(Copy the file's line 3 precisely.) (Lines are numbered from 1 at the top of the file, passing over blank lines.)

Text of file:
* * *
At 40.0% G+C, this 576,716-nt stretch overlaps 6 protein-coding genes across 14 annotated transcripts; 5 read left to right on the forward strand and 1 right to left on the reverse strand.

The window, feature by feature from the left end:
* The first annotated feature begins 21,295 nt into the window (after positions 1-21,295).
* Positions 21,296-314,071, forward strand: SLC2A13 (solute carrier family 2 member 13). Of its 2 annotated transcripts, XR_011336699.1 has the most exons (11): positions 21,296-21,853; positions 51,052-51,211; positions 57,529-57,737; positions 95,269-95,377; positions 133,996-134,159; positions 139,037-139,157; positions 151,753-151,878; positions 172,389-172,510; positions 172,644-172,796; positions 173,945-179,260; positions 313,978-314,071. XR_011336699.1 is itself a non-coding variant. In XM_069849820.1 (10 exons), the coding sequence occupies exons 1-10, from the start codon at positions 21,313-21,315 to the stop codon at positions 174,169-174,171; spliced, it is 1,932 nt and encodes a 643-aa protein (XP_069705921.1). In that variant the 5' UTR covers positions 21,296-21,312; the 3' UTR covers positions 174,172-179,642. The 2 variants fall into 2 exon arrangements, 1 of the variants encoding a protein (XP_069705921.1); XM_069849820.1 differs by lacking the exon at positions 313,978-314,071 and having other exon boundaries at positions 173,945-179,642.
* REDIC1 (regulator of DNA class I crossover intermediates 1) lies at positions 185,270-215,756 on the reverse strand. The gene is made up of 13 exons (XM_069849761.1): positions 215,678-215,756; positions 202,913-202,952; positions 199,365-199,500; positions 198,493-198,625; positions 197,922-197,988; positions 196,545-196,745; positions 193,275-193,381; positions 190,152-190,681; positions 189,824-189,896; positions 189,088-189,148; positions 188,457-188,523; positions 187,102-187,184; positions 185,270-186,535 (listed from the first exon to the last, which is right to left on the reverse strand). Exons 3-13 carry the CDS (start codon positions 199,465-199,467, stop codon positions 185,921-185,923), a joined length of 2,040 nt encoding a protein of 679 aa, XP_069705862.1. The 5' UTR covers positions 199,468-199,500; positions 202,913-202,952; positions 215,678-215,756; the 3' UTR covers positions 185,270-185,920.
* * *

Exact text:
* The first annotated feature begins 21,295 nt into the window (after positions 1-21,295).